in this issue

Editing M.A. Jackson’s abridged chapters of our Mt. Lebanon Magazine history book, The Way We Were, throughout our centennial year has reminded me of how far Mt. Lebanon has come and how many people have contributed to our progress.

Thankfully, I am not old enough to remember Mt. Lebanon’s 1912  founding, but I have lived here long enough to remember many of the people mentioned in the book as having helped shape a quiet rural town into our thriving suburb now nationally recognized for fine public services, good schools and distinctive architecture.

This month’s excerpt on public safety is my favorite—and not only because I’m a sucker for parades with antique fire apparatus and blaring police sirens. I like the article because it gave me pause to think about the four police chiefs and three fire chiefs I have worked with, all capable, all memorable.

Mt Lebanon residents remember our public safety chiefs for their dedication and professionalism. I remember them for that—and more. Dave Varrelman, the first police chief I worked with, grossed me out describing how as an LAPD detective, he would rub Vicks under his nose to hide the stink of dead bodies at a crime scene. Frank Brown made me dissolve into snorts and giggles at weekly meetings by making funny faces. When I sat next to Tom Ogden, who rarely wore a suit coat, his holstered service weapon magnetized me, making me feel both safe and scared. Ogden also made me feel special, until I realized that was one of his talents—he could make anyone feel that way! I haven’t quite pegged out current Chief Coleman McDonough, who often mutters under his breath and looks like he’s about to laugh but usually doesn’t. His officers respect him and he has a fun, pretty wife, though, so I figure if they like him, so do I.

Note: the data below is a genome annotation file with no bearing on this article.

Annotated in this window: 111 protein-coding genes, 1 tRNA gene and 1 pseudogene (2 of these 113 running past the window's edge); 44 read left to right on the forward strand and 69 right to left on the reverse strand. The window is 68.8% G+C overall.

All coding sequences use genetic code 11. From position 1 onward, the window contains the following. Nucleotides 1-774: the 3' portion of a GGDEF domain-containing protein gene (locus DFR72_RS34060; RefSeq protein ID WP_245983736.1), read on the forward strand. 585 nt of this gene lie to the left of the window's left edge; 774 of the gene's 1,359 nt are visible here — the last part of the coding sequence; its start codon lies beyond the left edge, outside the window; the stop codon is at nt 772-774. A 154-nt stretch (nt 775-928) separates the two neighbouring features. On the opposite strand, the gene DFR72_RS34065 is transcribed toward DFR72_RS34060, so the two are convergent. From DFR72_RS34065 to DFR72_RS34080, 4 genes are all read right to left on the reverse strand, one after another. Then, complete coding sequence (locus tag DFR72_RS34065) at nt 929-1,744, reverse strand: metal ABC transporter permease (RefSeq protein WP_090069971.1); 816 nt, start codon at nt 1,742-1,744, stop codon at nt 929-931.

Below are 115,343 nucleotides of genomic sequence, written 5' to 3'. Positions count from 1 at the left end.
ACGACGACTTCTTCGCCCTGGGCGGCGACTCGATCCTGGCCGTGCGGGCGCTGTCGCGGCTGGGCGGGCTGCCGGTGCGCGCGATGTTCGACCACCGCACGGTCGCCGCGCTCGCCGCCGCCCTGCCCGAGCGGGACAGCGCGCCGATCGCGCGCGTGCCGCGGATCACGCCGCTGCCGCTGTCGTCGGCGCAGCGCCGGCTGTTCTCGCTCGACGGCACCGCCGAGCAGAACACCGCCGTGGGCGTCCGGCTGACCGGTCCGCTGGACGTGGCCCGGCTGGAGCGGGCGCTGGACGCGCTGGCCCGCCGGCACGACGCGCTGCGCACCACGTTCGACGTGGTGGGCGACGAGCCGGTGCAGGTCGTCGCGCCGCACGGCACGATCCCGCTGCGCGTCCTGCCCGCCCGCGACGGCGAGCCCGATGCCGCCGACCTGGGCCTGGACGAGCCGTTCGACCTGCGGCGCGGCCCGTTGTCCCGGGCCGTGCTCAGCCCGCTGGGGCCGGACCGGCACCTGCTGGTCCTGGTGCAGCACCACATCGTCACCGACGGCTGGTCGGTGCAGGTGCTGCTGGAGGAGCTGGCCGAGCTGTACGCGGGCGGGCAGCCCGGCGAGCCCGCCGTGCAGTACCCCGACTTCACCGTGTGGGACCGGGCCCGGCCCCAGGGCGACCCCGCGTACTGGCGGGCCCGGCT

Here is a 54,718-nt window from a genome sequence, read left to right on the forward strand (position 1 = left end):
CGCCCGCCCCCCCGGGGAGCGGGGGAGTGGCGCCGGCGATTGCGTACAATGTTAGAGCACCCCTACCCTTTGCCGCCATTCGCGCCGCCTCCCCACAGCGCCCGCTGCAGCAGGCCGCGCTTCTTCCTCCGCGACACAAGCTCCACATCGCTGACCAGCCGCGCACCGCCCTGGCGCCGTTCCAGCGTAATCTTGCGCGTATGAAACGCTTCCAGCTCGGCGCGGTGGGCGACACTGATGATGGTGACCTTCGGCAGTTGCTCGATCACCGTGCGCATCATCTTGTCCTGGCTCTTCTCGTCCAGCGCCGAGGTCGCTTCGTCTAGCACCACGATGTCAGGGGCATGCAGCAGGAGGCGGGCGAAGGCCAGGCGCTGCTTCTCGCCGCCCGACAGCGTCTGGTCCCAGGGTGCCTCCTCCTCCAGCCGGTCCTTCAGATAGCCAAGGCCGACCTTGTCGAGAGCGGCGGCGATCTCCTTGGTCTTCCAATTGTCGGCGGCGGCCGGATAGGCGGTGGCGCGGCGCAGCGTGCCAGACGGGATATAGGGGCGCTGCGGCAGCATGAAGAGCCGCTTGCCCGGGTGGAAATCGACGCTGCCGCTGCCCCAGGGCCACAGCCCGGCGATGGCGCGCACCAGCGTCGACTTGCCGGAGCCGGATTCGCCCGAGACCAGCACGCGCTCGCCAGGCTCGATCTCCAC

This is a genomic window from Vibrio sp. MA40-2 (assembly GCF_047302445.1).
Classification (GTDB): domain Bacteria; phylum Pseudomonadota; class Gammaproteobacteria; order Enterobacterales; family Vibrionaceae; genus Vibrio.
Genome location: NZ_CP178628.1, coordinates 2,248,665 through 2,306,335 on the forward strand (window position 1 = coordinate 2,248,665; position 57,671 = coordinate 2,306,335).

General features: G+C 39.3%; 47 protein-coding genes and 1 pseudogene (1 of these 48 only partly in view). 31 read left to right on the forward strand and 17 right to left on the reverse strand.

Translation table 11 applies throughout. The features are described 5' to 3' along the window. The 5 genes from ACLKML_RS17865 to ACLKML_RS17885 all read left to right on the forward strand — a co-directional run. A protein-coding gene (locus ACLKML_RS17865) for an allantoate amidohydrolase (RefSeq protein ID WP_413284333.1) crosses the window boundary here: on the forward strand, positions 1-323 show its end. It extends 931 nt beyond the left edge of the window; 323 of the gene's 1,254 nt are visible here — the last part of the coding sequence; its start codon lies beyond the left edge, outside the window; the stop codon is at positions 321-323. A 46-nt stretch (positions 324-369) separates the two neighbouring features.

The first fire chief I worked with was Steve Walther, who died a few years ago. He was a humble man who promoted teamwork and yearned for a better work environment for his department, which then was housed in the municipal building’s basement “dungeon.” Another Steve followed—Steve Darcangelo—a big-picture thinker with a mind so well organized he could dictate a story word-for-word on the spur of the moment, making a reporter’s job easy. Today there’s chief Nick Sohyda, whose daughter and my granddaughter are in the same grade at Howe School. I got to know Nick in 2005, when we were attending separate training courses at the FEMA/National Fire Academy. He was a lot of fun at the pub where we “students”  gathered in the evening. Little did I know how seriously Nick would later take his responsibilities as chief and that he would lead our already acclaimed fire department to achieve international accreditation.

I have been lucky to know these chiefs personally. Mt. Lebanon has been lucky that they and the chiefs who preceded them have protected our families and our community so honorably. Because of their leadership, our public safety history is something we can all take great pride in.